BBC Focus on ME/CFS Crisis in Wales and Unrest in the Senedd with MESiG | 28 October 2018

October 28, 2018


By Beth Petty, Business News Wales, 26 October 2018

Many people may recall a much derided condition called ‘Yuppie Flu’, in the 1980’s, because it seemed to affect young, middle class professionals and had a stigma that led to sufferers being dismissed as malingerers who imagined their symptoms.

“The Unrest film screening event at the Senedd is a pivotal moment for raising awareness of the situation for people with ME/CFS in Wales.”


“We are calling for support and finance for a national training and awareness programme for the NHS in Wales and for the Welsh Government to take on board the current review of ME-CFS provision in Wales and to hold the Health Boards to account given that prior recommendations have not been actioned.”


“We are encouraged, for example, by the fact that the official UK medical advice is under review (NICE guidelines), but Wales needs to demonstrate diagnostic, referral and care pathways for the 16 000 sufferers across Wales.”


Emelyne Burkhard, Chair of MESiG, and also a sufferer.

On-going research, however, has shown that the condition is a serious neurological condition, called Myalgic Encephalomyelitis (ME) or commonly ME / Chronic Fatigue Syndrome (ME/CFS) affects anyone of any age, although about 70% are women. It is the leading cause of long-term school absence amongst children in the UK.

Symptoms include extreme physical and mental fatigue and painful limbs as well as cognitive problems. The condition can also affect memory, concentration and digestion, with 25% of patients housebound or bedbound and the rest struggling with everyday tasks. There is no known cure currently.

ME/CFS research, although poorly funded, strongly suggests that it is a physical condition triggered by a virus which causes both the immune system and the nervous system to malfunction. ME/CFS affects an estimated 16,000 people in Wales, 250,000 people in the UK, and 17 million worldwide. In the UK alone the economic cost is at least £3.3 billion.

“My experience from contact with patients in Wales is that many GPs are still very unsure and uncertain about how to diagnose this illness. They are equally uncertain about how to manage this illness.”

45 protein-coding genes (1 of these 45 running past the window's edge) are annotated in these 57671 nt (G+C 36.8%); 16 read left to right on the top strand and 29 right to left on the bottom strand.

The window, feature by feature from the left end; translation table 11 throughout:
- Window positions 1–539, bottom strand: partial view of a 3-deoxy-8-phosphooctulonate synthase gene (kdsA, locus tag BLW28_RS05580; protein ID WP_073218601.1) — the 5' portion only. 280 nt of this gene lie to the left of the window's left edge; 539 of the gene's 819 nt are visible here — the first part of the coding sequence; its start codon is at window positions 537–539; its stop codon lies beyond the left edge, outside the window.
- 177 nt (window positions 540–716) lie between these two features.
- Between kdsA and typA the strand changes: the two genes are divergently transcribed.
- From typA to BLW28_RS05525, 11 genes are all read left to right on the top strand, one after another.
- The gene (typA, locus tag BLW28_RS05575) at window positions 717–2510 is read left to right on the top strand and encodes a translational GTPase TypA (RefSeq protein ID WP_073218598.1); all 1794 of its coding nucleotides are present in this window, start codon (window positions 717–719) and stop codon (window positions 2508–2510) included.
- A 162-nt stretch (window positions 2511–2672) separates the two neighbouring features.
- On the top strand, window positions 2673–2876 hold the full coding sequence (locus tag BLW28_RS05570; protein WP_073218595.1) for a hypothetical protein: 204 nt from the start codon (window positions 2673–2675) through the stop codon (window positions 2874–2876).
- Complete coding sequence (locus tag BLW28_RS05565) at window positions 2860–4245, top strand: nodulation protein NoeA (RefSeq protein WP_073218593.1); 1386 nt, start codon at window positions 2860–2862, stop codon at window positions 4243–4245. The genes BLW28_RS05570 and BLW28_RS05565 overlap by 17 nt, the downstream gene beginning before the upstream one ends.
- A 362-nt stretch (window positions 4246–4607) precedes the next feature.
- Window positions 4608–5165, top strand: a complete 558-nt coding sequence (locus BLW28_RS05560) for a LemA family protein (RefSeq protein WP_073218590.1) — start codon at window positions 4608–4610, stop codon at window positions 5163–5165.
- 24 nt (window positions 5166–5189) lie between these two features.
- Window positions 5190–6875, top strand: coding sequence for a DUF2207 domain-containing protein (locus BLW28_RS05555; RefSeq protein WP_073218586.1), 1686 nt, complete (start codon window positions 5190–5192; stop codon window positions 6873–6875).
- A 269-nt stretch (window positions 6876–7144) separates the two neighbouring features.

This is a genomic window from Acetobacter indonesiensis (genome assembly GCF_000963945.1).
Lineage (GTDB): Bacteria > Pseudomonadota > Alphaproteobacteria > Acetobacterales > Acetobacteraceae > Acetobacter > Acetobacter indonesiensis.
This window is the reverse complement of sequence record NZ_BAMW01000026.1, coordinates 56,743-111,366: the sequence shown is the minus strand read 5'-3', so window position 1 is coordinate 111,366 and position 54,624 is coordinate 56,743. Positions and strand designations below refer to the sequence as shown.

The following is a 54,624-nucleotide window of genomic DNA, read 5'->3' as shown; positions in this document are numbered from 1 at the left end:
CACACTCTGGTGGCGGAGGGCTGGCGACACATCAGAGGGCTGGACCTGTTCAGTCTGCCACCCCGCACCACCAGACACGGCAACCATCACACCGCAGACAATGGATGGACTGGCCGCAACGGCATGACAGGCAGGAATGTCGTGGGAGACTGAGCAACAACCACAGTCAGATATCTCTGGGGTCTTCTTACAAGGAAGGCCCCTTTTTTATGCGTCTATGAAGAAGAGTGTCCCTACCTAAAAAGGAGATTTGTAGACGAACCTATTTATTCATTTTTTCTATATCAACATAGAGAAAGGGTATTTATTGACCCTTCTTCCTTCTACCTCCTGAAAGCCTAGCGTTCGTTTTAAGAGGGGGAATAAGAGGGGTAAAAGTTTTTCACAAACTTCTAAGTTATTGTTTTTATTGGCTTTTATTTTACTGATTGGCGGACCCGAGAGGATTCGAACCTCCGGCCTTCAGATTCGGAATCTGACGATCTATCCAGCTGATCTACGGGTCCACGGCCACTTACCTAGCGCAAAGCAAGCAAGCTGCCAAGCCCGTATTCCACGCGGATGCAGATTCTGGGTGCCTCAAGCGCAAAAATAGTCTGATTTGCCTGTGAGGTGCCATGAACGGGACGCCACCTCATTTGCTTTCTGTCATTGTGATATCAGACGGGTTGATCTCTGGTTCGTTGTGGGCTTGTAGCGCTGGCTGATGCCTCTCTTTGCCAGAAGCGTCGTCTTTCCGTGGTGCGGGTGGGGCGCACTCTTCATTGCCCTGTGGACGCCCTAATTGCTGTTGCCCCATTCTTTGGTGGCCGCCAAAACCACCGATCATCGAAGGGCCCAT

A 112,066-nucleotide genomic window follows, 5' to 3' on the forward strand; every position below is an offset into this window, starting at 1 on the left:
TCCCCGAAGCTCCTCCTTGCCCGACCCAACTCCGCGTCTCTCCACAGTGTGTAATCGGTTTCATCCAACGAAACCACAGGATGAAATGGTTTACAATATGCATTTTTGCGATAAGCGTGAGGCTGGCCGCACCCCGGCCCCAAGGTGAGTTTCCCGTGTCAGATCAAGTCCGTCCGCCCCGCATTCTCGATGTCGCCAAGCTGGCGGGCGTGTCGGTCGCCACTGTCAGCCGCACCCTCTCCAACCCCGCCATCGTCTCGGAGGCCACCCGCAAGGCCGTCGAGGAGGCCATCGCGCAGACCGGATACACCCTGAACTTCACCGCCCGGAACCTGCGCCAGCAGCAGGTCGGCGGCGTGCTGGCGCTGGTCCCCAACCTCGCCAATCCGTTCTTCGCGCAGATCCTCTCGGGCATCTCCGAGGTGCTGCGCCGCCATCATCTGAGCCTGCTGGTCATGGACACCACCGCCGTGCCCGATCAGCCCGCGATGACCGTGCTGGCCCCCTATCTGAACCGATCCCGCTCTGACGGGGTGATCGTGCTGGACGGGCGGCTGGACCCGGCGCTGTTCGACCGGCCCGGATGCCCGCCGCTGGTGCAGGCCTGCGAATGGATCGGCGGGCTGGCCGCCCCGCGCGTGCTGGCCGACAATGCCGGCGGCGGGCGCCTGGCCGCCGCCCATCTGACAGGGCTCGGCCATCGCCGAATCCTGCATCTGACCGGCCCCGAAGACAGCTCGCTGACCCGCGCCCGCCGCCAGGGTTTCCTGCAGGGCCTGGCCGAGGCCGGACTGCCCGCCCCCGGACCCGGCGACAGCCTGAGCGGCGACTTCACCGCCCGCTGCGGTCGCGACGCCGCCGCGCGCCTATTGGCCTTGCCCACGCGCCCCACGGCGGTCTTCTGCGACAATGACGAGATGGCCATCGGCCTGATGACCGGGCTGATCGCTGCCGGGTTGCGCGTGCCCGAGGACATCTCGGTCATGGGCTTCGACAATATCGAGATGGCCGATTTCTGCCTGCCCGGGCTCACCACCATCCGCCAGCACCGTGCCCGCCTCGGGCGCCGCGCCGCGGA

“There are five adult services in Wales but none of them are multidisciplinary physician led which is what these services should be. Overall the situation in Wales is scandalous.”


Dr Charles Shepherd, ME Association, speaking on BBC Eye on Wales (see below).

Shockingly, unlike in England, there is no dedicated medical provision or consultants with specialist knowledge in Wales and seriously lacking to no clinical services. Dr. Charles Shepherd of the national ME Association has described the situation in Wales as “scandalous”.

Consultant and GP awareness is severely lacking and the condition is not on under-graduate medical student courses. The UK medical advice, from NICE, actually aggravates the condition and the NICE guidelines for the illness are currently completely under review, to be re-published in 2020. What do doctors and patients do in the mean time?


Event highlights crisis in Wales

An eye-opening event, attended by over 50 people and attended by 8 AMs, sponsored by Mark Isherwood AM and organised by MESiG (ME Support in Glamorgan) with WAMES (Welsh Association of ME and CFS Support) chairing a patient, carer and GP panel took place, in the Senedd, National Assembly for Wales.

This highlighted the crisis in Wales and the need for action following a brief and moving screening of the award-winning film, Unrest. The film shows sufferers, from around the world, with the camera turned on their lives, carers and families.

The lack of awareness and provision, especially in Wales, was passionately described by one of the panel. Jon Vaughan, carer for his fiancé with ME/CFS said that on diagnosis the support was non-existent with his GP giving only two words of advice: “Google it”.

Note: The Welsh Assembly event took place on Wednesday, 24 October.

BBC Focus on ME/CFS and the Welsh Crisis

BBC Radio Wales ‘Eye on Wales': “ME/CFS patients in Wales say they're not getting the diagnosis and treatment they need.

  • Feature broadcast highlighting many of the issues including inappropriate graded exercise.
  • With Dr Charles Shepherd from the ME Association, and Dr Nina Muirhead who is also campaigning for improved medical education about ME/CFS.
  • 32 minutes in length. Now available to listen again and/or download.

BBC News Wales: “ME and chronic fatigue: ‘Some doctors don't believe you're sick'

  • Features a video from Millie Earp, and comments from the BBC radio broadcast above.


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